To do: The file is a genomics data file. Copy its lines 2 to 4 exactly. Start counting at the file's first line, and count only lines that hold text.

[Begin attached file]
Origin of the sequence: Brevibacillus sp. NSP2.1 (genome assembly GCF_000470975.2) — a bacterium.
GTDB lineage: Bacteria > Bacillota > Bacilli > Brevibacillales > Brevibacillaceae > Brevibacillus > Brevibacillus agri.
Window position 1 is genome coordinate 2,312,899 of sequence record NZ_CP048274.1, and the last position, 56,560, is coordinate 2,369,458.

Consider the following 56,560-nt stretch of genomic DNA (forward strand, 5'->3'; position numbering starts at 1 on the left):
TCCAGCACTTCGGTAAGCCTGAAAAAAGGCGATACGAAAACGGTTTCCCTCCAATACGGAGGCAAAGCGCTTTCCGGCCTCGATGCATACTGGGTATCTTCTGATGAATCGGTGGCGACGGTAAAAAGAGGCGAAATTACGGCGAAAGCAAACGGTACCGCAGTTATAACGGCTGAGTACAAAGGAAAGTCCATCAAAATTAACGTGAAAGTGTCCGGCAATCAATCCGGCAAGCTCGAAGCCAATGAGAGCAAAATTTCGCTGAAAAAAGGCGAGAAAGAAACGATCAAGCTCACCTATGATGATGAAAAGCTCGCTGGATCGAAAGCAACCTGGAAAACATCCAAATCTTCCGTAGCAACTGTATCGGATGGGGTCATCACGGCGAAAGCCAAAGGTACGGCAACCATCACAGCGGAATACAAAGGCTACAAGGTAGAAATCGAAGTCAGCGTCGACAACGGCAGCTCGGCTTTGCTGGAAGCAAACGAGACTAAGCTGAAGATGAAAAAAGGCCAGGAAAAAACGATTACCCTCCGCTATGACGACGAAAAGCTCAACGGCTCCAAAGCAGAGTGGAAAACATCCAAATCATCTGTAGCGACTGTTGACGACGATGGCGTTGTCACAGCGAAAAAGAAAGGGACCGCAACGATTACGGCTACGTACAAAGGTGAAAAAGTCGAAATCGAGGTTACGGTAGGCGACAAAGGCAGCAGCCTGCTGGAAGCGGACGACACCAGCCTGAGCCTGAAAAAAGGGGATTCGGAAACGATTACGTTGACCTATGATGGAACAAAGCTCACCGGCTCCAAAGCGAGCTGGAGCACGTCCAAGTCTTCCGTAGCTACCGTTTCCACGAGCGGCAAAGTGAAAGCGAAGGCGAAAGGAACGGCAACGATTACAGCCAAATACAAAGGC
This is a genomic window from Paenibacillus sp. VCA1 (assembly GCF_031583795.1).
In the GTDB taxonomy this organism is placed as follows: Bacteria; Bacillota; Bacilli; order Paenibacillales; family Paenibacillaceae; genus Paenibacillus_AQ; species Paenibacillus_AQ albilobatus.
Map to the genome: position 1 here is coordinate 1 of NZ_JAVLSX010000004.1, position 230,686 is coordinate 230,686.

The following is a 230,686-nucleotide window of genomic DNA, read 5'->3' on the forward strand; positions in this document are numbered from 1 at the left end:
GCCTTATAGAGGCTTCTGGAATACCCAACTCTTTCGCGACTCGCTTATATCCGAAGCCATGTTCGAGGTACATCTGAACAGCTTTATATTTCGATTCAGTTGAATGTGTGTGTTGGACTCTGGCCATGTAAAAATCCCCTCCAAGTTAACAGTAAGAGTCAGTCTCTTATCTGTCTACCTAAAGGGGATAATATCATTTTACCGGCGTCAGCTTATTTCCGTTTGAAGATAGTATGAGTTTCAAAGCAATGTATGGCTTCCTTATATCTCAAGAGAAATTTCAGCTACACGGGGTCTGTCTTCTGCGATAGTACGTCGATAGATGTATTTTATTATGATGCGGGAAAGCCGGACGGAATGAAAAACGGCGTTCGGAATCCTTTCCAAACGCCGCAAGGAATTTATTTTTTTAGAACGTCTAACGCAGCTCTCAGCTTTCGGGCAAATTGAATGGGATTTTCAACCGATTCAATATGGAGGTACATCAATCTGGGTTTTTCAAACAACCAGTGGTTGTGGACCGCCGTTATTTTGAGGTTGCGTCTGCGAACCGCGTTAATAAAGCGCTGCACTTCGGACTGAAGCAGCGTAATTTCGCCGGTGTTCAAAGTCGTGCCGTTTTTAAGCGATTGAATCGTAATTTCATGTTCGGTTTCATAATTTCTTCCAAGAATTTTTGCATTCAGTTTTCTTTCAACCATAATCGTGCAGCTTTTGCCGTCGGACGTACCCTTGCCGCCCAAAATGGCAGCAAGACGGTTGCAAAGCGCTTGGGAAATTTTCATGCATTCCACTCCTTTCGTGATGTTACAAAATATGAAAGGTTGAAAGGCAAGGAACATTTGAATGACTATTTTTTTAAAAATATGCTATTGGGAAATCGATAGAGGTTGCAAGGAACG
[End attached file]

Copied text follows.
GTDB lineage: Bacteria > Bacillota > Bacilli > Brevibacillales > Brevibacillaceae > Brevibacillus > Brevibacillus agri.
Window position 1 is genome coordinate 2,312,899 of sequence record NZ_CP048274.1, and the last position, 56,560, is coordinate 2,369,458.

Consider the following 56,560-nt stretch of genomic DNA (forward strand, 5'->3'; position numbering starts at 1 on the left):